With all the hullabaloo over this month’s supermoon, it’s worth pointing out that moonrise is spectacular any month. I’ve been trying to get the ultimate moonrise shot for many years now. Some of the images here are tantalizingly close, but there’s always room for improvement. And while I’m a huge fan of mobile smartphone photography, I have found that a single-lens reflex camera with a good telephoto lens works best for me. I have yet to try one of the add-on telephoto lenses for iPhones — but it’s on my list.
But chasing the full moon isn’t all about tech. I often stop during a photo shoot, put down my cameras and reflect on the intricate celestial dance of sunset and moonrise, part of the vast cosmic spin that holds it all together, including us — we are stardust, right?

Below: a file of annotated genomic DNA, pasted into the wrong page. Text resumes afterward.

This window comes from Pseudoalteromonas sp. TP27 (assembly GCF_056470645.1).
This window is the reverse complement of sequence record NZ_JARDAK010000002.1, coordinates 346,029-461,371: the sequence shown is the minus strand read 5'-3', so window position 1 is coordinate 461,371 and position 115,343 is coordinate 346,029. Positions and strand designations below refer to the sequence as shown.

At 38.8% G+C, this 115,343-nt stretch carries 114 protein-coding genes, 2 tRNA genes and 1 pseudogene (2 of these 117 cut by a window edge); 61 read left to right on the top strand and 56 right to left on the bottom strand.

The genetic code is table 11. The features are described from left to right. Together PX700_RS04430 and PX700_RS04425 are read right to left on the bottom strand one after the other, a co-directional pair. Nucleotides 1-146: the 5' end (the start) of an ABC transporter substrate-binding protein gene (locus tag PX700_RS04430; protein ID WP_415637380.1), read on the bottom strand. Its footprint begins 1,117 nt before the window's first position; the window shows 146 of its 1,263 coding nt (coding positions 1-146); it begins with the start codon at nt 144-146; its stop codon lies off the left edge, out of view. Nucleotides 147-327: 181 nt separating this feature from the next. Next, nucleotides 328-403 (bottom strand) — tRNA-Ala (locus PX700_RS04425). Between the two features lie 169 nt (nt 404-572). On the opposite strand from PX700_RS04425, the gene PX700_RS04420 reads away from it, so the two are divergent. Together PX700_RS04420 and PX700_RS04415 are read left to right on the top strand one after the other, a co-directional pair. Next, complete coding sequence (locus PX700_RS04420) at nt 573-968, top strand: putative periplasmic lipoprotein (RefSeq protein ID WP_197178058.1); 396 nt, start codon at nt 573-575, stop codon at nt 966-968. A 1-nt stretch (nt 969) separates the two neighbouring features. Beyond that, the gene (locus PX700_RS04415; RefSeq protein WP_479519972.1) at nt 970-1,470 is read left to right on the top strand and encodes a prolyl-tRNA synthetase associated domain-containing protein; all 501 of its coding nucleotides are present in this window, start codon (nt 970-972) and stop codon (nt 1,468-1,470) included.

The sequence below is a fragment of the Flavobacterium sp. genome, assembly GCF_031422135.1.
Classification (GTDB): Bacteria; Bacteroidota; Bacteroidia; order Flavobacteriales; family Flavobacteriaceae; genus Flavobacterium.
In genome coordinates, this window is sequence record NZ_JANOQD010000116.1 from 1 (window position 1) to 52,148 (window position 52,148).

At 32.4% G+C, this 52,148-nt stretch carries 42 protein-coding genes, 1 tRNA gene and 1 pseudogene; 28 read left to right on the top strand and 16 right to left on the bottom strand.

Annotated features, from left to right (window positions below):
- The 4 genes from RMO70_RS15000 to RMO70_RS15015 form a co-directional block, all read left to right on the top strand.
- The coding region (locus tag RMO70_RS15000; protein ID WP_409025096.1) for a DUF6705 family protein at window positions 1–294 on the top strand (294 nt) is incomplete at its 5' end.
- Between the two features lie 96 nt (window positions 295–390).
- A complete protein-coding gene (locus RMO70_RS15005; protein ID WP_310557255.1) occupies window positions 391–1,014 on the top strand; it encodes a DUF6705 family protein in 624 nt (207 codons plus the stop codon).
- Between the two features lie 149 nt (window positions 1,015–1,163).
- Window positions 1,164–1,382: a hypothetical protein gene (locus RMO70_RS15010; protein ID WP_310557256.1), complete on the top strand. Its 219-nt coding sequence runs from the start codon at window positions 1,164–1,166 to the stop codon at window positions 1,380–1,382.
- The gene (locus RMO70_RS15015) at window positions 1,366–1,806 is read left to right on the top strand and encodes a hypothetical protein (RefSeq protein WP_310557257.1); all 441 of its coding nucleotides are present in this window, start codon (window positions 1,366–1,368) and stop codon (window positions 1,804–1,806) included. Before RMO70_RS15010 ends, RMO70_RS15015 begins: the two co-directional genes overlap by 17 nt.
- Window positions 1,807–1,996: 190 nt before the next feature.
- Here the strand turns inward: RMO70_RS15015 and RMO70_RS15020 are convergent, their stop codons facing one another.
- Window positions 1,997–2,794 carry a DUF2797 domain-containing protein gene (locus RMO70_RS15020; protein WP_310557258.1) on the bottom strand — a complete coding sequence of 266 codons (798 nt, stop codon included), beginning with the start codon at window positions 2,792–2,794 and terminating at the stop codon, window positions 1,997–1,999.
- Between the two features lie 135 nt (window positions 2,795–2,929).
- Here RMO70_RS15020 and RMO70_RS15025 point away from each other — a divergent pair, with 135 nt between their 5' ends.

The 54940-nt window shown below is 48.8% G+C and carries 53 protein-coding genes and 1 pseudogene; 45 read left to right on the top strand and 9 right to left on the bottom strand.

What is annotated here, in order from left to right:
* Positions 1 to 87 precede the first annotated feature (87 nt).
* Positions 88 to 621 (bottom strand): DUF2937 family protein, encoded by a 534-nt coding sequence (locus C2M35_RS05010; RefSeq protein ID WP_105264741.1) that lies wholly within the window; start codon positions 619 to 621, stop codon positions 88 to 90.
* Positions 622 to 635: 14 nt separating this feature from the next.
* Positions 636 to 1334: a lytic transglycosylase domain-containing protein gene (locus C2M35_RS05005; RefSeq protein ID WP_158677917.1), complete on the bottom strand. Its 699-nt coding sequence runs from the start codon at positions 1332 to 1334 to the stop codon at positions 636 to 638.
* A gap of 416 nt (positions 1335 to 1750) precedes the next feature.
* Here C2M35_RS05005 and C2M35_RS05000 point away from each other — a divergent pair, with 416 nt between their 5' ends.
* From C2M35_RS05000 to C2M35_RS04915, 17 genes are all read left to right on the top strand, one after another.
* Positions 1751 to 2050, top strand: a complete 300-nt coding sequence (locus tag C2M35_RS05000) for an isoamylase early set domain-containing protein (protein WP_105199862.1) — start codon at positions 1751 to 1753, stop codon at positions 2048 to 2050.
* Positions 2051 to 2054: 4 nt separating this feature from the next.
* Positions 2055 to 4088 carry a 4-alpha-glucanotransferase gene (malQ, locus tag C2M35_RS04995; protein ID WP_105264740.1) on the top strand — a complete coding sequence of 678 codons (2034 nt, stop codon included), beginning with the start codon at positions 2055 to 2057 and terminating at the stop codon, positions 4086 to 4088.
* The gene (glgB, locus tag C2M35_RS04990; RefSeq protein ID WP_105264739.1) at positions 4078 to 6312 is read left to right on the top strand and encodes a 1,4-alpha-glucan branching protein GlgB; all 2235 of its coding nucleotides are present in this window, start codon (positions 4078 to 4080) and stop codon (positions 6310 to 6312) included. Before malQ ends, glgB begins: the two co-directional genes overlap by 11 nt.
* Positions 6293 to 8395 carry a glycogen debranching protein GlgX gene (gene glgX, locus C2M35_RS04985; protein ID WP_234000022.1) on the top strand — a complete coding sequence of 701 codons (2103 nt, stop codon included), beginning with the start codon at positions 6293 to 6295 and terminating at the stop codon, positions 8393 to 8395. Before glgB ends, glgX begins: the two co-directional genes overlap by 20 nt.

Most people focus on the night of the full moon as per the celestial calendar, but here’s a little secret. The light for photographing moonrise is usually best one day BEFORE, when the moon looks just as full, but climbs into the sky an hour earlier, just at dusk when there is still some other color and light in the sky.
Conversely, the best day for photographing the full moon while it’s setting is one day AFTER the calendar full moon, for the same reasons. That’s when the moon drops close to the horizon while dawn colors fill the sky. Camera or not, it’s glorious sight, wherever you are.